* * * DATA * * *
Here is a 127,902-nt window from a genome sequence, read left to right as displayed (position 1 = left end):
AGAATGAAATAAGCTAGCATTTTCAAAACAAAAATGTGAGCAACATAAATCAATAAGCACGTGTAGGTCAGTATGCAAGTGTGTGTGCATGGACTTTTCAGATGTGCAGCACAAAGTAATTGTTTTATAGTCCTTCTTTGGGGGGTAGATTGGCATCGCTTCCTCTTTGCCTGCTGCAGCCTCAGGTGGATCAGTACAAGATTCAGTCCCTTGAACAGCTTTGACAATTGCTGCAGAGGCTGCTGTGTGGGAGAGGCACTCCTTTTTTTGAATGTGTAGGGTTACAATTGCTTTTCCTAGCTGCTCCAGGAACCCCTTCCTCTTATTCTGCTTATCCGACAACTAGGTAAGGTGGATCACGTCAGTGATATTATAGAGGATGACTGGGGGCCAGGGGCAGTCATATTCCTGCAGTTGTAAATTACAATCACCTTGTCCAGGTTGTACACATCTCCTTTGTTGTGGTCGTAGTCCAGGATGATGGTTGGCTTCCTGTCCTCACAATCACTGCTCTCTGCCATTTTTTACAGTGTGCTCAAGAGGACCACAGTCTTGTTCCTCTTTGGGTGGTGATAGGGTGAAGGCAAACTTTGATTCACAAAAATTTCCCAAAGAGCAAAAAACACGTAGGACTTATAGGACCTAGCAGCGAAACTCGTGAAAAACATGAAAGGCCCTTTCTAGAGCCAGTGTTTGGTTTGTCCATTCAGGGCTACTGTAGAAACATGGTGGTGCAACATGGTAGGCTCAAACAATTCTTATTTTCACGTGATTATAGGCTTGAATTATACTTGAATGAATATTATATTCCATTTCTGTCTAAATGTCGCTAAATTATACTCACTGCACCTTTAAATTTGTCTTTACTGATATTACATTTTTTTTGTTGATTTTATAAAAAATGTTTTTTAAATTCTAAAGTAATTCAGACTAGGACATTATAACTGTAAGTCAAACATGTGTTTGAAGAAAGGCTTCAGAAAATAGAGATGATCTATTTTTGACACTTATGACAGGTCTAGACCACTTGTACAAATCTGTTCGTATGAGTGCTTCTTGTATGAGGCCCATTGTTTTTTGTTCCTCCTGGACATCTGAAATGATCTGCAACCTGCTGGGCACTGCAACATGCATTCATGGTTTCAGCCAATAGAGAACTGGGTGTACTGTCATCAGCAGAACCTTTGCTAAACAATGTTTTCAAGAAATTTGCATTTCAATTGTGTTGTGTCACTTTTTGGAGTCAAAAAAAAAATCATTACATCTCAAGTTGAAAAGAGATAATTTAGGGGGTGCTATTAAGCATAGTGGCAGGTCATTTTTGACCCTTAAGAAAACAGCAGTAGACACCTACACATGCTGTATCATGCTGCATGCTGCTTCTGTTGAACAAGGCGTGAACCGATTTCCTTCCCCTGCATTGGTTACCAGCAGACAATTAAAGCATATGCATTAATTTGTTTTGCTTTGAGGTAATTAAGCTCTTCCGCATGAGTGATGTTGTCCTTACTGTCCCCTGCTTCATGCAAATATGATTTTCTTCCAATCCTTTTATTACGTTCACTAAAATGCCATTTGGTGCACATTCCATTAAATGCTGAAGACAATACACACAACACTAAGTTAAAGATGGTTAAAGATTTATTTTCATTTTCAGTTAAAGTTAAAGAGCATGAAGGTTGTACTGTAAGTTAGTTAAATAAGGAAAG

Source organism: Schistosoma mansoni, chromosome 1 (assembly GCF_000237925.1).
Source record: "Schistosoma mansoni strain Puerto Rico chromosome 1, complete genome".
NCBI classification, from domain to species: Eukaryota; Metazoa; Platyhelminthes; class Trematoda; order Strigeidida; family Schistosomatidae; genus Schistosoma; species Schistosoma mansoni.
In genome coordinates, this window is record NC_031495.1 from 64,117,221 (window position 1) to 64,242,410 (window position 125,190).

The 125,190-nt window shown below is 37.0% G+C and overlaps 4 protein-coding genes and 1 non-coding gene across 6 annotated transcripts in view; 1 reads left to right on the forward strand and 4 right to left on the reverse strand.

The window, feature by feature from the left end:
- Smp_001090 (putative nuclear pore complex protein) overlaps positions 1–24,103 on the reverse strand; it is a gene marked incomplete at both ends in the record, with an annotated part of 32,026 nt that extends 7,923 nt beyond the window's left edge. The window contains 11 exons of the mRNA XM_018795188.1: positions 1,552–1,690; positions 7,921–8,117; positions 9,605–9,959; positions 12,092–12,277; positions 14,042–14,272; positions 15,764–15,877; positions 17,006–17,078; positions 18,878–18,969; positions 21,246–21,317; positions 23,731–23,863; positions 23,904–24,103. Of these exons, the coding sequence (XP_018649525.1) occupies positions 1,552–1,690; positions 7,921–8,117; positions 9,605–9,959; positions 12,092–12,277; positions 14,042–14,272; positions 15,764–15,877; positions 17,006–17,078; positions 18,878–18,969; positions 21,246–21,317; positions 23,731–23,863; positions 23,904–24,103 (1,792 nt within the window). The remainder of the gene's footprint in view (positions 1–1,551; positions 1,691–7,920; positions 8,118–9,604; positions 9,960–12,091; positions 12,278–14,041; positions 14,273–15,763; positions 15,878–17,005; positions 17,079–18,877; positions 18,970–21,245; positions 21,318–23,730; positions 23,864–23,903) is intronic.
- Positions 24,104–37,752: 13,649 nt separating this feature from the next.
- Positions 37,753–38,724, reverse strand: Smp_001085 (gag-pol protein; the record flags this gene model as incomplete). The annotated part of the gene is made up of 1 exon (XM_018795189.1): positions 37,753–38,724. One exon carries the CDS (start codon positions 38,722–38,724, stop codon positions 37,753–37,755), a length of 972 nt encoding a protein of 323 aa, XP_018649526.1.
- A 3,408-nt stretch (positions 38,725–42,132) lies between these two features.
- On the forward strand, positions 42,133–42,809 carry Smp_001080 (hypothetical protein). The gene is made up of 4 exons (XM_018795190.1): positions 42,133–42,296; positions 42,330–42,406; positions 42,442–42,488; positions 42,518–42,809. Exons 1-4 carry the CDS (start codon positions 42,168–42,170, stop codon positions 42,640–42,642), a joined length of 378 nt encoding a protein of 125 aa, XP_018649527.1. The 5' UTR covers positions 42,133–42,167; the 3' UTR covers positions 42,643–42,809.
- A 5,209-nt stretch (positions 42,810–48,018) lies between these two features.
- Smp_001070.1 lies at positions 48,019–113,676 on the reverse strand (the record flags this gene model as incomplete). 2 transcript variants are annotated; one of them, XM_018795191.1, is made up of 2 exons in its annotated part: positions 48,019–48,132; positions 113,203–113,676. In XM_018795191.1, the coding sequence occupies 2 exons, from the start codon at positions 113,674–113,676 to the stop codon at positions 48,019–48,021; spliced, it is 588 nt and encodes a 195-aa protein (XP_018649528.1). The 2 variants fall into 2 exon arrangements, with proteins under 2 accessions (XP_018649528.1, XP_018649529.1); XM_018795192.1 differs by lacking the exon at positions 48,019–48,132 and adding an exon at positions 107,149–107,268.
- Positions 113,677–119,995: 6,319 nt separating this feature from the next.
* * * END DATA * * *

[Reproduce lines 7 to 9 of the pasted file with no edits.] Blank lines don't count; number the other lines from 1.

The 125,190-nt window shown below is 37.0% G+C and overlaps 4 protein-coding genes and 1 non-coding gene across 6 annotated transcripts in view; 1 reads left to right on the forward strand and 4 right to left on the reverse strand.

The window, feature by feature from the left end:
- Smp_001090 (putative nuclear pore complex protein) overlaps positions 1–24,103 on the reverse strand; it is a gene marked incomplete at both ends in the record, with an annotated part of 32,026 nt that extends 7,923 nt beyond the window's left edge. The window contains 11 exons of the mRNA XM_018795188.1: positions 1,552–1,690; positions 7,921–8,117; positions 9,605–9,959; positions 12,092–12,277; positions 14,042–14,272; positions 15,764–15,877; positions 17,006–17,078; positions 18,878–18,969; positions 21,246–21,317; positions 23,731–23,863; positions 23,904–24,103. Of these exons, the coding sequence (XP_018649525.1) occupies positions 1,552–1,690; positions 7,921–8,117; positions 9,605–9,959; positions 12,092–12,277; positions 14,042–14,272; positions 15,764–15,877; positions 17,006–17,078; positions 18,878–18,969; positions 21,246–21,317; positions 23,731–23,863; positions 23,904–24,103 (1,792 nt within the window). The remainder of the gene's footprint in view (positions 1–1,551; positions 1,691–7,920; positions 8,118–9,604; positions 9,960–12,091; positions 12,278–14,041; positions 14,273–15,763; positions 15,878–17,005; positions 17,079–18,877; positions 18,970–21,245; positions 21,318–23,730; positions 23,864–23,903) is intronic.